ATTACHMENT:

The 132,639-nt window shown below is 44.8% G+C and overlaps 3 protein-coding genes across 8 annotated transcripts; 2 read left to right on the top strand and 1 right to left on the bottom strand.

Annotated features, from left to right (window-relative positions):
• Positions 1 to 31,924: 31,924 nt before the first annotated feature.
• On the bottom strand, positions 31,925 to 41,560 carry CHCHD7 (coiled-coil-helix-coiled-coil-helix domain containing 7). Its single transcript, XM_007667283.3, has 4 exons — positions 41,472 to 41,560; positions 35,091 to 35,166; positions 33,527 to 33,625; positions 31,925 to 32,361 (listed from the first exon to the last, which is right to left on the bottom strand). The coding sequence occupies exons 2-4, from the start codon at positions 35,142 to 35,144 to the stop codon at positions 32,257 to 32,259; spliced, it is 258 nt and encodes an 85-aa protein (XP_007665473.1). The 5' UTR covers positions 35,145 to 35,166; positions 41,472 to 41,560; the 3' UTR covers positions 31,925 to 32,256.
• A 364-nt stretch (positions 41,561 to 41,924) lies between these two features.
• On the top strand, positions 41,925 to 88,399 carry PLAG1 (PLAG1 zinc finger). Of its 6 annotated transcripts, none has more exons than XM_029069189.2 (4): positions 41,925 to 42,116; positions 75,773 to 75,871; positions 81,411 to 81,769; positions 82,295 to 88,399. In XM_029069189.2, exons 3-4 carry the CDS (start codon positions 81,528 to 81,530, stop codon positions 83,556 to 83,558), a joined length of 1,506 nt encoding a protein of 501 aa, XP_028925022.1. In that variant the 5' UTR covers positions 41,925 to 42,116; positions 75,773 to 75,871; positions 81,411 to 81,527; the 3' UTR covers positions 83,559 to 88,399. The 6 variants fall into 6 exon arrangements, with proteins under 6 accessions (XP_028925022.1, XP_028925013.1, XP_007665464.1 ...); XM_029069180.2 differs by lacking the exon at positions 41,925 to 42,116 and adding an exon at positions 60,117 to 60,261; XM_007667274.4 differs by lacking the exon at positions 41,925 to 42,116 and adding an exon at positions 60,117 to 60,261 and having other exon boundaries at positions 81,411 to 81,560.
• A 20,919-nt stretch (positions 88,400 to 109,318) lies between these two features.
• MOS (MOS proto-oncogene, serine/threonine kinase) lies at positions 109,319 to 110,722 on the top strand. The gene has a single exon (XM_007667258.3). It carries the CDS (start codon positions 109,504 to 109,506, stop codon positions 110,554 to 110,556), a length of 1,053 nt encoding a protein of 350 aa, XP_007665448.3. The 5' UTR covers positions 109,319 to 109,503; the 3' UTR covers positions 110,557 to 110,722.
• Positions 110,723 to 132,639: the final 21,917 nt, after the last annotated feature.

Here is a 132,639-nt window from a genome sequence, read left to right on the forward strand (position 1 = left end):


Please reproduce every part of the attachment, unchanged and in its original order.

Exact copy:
The 132,639-nt window shown below is 44.8% G+C and overlaps 3 protein-coding genes across 8 annotated transcripts; 2 read left to right on the top strand and 1 right to left on the bottom strand.

Annotated features, from left to right (window-relative positions):
• Positions 1 to 31,924: 31,924 nt before the first annotated feature.
• On the bottom strand, positions 31,925 to 41,560 carry CHCHD7 (coiled-coil-helix-coiled-coil-helix domain containing 7). Its single transcript, XM_007667283.3, has 4 exons — positions 41,472 to 41,560; positions 35,091 to 35,166; positions 33,527 to 33,625; positions 31,925 to 32,361 (listed from the first exon to the last, which is right to left on the bottom strand). The coding sequence occupies exons 2-4, from the start codon at positions 35,142 to 35,144 to the stop codon at positions 32,257 to 32,259; spliced, it is 258 nt and encodes an 85-aa protein (XP_007665473.1). The 5' UTR covers positions 35,145 to 35,166; positions 41,472 to 41,560; the 3' UTR covers positions 31,925 to 32,256.
• A 364-nt stretch (positions 41,561 to 41,924) lies between these two features.
• On the top strand, positions 41,925 to 88,399 carry PLAG1 (PLAG1 zinc finger). Of its 6 annotated transcripts, none has more exons than XM_029069189.2 (4): positions 41,925 to 42,116; positions 75,773 to 75,871; positions 81,411 to 81,769; positions 82,295 to 88,399. In XM_029069189.2, exons 3-4 carry the CDS (start codon positions 81,528 to 81,530, stop codon positions 83,556 to 83,558), a joined length of 1,506 nt encoding a protein of 501 aa, XP_028925022.1. In that variant the 5' UTR covers positions 41,925 to 42,116; positions 75,773 to 75,871; positions 81,411 to 81,527; the 3' UTR covers positions 83,559 to 88,399. The 6 variants fall into 6 exon arrangements, with proteins under 6 accessions (XP_028925022.1, XP_028925013.1, XP_007665464.1 ...); XM_029069180.2 differs by lacking the exon at positions 41,925 to 42,116 and adding an exon at positions 60,117 to 60,261; XM_007667274.4 differs by lacking the exon at positions 41,925 to 42,116 and adding an exon at positions 60,117 to 60,261 and having other exon boundaries at positions 81,411 to 81,560.
• A 20,919-nt stretch (positions 88,400 to 109,318) lies between these two features.
• MOS (MOS proto-oncogene, serine/threonine kinase) lies at positions 109,319 to 110,722 on the top strand. The gene has a single exon (XM_007667258.3). It carries the CDS (start codon positions 109,504 to 109,506, stop codon positions 110,554 to 110,556), a length of 1,053 nt encoding a protein of 350 aa, XP_007665448.3. The 5' UTR covers positions 109,319 to 109,503; the 3' UTR covers positions 110,557 to 110,722.
• Positions 110,723 to 132,639: the final 21,917 nt, after the last annotated feature.

Here is a 132,639-nt window from a genome sequence, read left to right on the forward strand (position 1 = left end):